Waiting for the Tree and Being Creative

santa 1I can’t wait. I’m one of those people who can’t keep the grin off their faces come Christmas time. I’ve celebrated Christmas all over the globe, and I have fond memories of all of them, indiscriminately.

There were the times when I used to decorate the tree under the watchful eye and witty direction of my grandfather. He always bought candies wrapped in shiny foil, and I loved swamping the poor tree in them. Somehow, they tasted better when ripped off the branches.

Then there’s the time when the man who was to become my husband and I got stuck in a train, in a snowstorm in southern Romania, with just a sandwich each and a bottle of Fanta to share between us. What a magical day that was! The local station master rounded up some kids from the village nearby and brought them along to sing Christmas carols underneath our windows. I was moved to tears. Almost sorry they dug us out of the snowdrift and got the train moving again.

carolers1And then in Bishkek (ex Frunze), Kyrgyzstan, when I spent two days searching for Christmas trees, to my driver’s increasing annoyance. Kyrgyz people are Muslim, and the few Christian Russians celebrate Christmas on the 7th of January, so I was way too early, looking for a tree mid-December. And then, at a traffic junction, just as we decided to call it a day and go home, I spotted a huge truck full of trees crossing right to left, right in front of me. Tolik caught my eye and drove like a bat out of hell, cutting across three lanes of traffic and breaking about a dozen traffic rules, hot on the trail of the runaway Christmas tree truck. He honked and flashed lights and shouted out the open window until the truck’s bewildered driver pulled over. Then my awesome, dedicated driver jumped up in the truck, on top of the hundreds of trees, and proceeded to pull them out and stand them up to show them to me, one at a time. I chose quickly… within the first fifty, anyway.

And there’s the time when the wallpaper fell right off the walls in the baby’s nursery, pulling large lumps of plaster and wall off with it. And the Kiev one, when I was holding onto my husband’s waistband as he leaned out of the seventh story window to clear the snow off the satellite dish with a long-handled broom, so the kids could watch the Cartoon Network. And the time when my kids were ill Christmas Eve and were not even aware of the pile of presents under the tree, hidden by just one fluffy blanket, as the poor darlings were being fed medicine and cough syrup in the living room… And the time when we had to take the seats out of the car to fit all the presents in… And the time when we only had hugs and promises we gave each other… And so many others in between.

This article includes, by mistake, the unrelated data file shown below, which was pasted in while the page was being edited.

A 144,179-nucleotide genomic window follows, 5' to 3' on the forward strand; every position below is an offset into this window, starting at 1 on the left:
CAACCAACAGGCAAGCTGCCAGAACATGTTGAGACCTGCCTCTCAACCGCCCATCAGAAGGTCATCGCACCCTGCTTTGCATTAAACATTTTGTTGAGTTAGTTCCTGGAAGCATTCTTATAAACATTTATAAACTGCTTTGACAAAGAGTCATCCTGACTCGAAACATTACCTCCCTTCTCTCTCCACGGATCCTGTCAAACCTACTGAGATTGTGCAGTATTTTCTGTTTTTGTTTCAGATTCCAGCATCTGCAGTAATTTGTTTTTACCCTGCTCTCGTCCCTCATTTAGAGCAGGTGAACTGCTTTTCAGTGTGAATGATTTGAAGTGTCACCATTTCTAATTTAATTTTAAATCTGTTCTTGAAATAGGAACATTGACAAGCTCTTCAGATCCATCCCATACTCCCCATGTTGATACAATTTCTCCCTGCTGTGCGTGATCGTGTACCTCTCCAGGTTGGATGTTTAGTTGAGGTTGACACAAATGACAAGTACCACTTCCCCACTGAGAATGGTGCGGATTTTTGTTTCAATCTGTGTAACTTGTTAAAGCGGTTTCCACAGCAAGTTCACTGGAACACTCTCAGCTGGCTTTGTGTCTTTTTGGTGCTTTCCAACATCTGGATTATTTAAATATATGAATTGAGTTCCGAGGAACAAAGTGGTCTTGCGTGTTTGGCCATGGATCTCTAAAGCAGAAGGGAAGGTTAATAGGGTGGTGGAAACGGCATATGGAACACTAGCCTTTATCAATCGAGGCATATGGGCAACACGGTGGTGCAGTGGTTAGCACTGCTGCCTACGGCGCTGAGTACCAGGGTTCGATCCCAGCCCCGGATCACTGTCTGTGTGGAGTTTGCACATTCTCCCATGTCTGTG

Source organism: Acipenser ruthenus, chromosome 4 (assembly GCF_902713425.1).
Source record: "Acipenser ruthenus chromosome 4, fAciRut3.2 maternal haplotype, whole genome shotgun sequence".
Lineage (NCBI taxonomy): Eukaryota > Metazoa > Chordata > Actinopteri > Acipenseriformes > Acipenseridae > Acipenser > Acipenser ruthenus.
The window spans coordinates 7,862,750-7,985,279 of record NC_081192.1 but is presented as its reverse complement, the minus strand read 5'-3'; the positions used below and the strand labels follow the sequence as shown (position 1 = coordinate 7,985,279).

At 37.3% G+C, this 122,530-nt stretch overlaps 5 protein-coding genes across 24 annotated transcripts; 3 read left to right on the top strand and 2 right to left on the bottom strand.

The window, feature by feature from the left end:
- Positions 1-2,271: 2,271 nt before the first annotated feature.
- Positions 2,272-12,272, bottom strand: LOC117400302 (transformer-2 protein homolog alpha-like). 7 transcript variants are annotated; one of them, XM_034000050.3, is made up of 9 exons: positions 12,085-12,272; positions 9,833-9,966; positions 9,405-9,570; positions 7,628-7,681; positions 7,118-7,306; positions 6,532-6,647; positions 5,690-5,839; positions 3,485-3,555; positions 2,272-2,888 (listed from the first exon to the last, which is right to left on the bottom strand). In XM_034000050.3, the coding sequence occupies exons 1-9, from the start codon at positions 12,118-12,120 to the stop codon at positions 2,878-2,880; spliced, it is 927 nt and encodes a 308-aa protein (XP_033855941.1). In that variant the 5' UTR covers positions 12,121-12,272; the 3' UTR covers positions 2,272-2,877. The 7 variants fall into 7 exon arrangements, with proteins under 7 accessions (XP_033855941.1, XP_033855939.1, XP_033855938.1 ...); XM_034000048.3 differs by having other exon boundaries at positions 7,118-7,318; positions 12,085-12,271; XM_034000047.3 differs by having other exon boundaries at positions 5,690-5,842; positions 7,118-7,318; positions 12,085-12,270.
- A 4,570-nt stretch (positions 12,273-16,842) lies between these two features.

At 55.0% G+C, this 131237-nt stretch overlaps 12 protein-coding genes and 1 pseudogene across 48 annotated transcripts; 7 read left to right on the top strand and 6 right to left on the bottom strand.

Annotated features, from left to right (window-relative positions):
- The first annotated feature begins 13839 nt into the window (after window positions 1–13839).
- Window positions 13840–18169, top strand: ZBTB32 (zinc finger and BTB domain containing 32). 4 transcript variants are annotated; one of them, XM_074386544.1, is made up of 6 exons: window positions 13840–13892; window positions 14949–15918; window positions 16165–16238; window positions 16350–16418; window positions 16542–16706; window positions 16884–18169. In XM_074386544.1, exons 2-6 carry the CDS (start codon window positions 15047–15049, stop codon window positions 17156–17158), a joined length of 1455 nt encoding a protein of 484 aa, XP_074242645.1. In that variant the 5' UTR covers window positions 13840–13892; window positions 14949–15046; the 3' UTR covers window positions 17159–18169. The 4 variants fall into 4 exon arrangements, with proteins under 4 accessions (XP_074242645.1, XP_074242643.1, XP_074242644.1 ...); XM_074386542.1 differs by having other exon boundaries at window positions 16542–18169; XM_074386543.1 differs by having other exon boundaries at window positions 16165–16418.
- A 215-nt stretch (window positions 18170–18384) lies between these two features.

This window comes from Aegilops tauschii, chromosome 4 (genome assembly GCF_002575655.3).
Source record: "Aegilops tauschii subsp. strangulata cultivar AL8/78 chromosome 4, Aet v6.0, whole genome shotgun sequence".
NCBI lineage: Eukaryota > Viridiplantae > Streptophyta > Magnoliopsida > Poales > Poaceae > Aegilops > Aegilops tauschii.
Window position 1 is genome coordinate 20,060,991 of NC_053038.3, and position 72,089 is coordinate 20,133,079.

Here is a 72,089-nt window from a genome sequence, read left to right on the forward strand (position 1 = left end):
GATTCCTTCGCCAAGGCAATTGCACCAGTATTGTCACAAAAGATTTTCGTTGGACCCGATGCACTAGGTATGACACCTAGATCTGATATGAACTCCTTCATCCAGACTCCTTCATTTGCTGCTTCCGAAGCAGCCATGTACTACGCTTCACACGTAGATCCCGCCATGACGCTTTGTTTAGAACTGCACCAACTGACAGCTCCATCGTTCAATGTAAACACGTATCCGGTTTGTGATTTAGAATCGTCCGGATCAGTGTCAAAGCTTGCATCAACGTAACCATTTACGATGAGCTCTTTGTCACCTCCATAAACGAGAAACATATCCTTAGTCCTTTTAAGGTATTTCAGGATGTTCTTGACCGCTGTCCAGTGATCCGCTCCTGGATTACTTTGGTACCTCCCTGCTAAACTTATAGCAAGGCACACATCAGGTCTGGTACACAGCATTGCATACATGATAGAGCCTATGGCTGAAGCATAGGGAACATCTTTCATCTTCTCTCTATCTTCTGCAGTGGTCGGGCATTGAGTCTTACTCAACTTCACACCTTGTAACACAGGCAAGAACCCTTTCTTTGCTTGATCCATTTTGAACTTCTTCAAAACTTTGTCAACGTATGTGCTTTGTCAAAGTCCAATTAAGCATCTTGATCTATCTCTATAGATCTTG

I loved each and every one of them.

And this one, the first one in Ireland, is going to be special, too. I can feel it in my bones.

We won’t be able to go looking for a tree until Wednesday, but I couldn’t do just nothing, so here’s how some of yesterday and today was spent.

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And this is what my living room looks like today. Lovely.

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The wreaths are only half done, so you can see those next week. 🙂

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10 Replies to “Waiting for the Tree and Being Creative”

  1. It’s often the Christmases that don’t go as planned that are the most memorable. Although not nearly as exciting as being stuck on a train in Romania (that’s kind of cool!), many years ago, when I was a medical resident and experienced my only Christmas off in three years, my husband and I got stuck in Minneapolis en route to visit family (our second flight was canceled). Rather than stay at the airport, we found a hotel, and the only place to have Christmas Eve dinner was Denny’s (a pancake and burger type joint). At first I was depressed–I’d waited so long to have a Christmas outside the hospital, and I only had 4 days off–but then I realized that it was what it was, so I better enjoy it. Turns out we had a lot of laughs that night, and though we only got 2 full days with my family instead of 3 due to the weather, it’s a Christmas Eve I’ll never forget.

  2. Awesome! Quite an adenture so far. I have a feeling there will be many more. Happy Holidays to you and yours in your new place.

  3. No matter how difficult life may get sometimes, you have these sweet memories to bring to your mind and make everything looks less grim.
    I wish you a Merry Christmas, full of joy and warmth surrounded by the loved ones!
    And I also wish you and your family a

    New 2014 Prosperous, Better Year!

    1. Aw, thank you so much, Carmen! You are so kind. Yes, I love life, and there’s no reason why next year won’t be my best yet! May I take this opportunity to wish you the best there can be for 2014, too. We only have one life; let’s show it what we’re made of! 🙂

    1. Fun times! I have so many memories I can use to fuel more adventures still. I’ll be that old woman in the old folks home who drives everyone around the bend and blames it on her faulty Nintendo. I swear I will! If I can stay alive long enough, I WILL be trouble! 😉

  4. I can just see you and the driver chasing the truck with determination and enthusiasm! Too funny you chose from the first 50. Aah, Ella, we truly have to meet up some day!

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